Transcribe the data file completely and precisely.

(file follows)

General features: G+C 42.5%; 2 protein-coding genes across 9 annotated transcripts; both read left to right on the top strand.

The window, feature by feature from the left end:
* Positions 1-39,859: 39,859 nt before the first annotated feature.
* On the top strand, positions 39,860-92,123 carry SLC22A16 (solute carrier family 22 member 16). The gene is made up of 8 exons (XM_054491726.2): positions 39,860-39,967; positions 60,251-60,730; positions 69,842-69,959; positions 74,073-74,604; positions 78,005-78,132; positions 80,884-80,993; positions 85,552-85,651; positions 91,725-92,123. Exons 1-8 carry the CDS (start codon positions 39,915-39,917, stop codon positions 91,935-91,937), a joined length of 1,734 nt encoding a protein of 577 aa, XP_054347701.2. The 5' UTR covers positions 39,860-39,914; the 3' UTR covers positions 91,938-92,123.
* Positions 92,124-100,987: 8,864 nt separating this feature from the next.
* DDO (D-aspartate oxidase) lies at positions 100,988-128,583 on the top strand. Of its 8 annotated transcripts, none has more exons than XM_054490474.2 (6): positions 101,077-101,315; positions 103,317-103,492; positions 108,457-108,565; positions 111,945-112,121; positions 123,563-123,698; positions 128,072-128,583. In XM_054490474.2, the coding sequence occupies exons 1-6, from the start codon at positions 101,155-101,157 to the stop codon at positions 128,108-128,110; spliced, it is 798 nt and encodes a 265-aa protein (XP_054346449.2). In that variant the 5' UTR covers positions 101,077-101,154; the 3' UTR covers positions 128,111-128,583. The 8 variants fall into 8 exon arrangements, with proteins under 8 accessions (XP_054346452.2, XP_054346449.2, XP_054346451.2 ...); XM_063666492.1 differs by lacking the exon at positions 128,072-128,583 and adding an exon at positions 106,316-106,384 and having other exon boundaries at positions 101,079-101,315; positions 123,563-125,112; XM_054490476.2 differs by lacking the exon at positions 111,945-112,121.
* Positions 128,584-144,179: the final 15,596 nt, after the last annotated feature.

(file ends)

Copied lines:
General features: G+C 42.5%; 2 protein-coding genes across 9 annotated transcripts; both read left to right on the top strand.

The window, feature by feature from the left end:
* Positions 1-39,859: 39,859 nt before the first annotated feature.
* On the top strand, positions 39,860-92,123 carry SLC22A16 (solute carrier family 22 member 16). The gene is made up of 8 exons (XM_054491726.2): positions 39,860-39,967; positions 60,251-60,730; positions 69,842-69,959; positions 74,073-74,604; positions 78,005-78,132; positions 80,884-80,993; positions 85,552-85,651; positions 91,725-92,123. Exons 1-8 carry the CDS (start codon positions 39,915-39,917, stop codon positions 91,935-91,937), a joined length of 1,734 nt encoding a protein of 577 aa, XP_054347701.2. The 5' UTR covers positions 39,860-39,914; the 3' UTR covers positions 91,938-92,123.
* Positions 92,124-100,987: 8,864 nt separating this feature from the next.
* DDO (D-aspartate oxidase) lies at positions 100,988-128,583 on the top strand. Of its 8 annotated transcripts, none has more exons than XM_054490474.2 (6): positions 101,077-101,315; positions 103,317-103,492; positions 108,457-108,565; positions 111,945-112,121; positions 123,563-123,698; positions 128,072-128,583. In XM_054490474.2, the coding sequence occupies exons 1-6, from the start codon at positions 101,155-101,157 to the stop codon at positions 128,108-128,110; spliced, it is 798 nt and encodes a 265-aa protein (XP_054346449.2). In that variant the 5' UTR covers positions 101,077-101,154; the 3' UTR covers positions 128,111-128,583. The 8 variants fall into 8 exon arrangements, with proteins under 8 accessions (XP_054346452.2, XP_054346449.2, XP_054346451.2 ...); XM_063666492.1 differs by lacking the exon at positions 128,072-128,583 and adding an exon at positions 106,316-106,384 and having other exon boundaries at positions 101,079-101,315; positions 123,563-125,112; XM_054490476.2 differs by lacking the exon at positions 111,945-112,121.
* Positions 128,584-144,179: the final 15,596 nt, after the last annotated feature.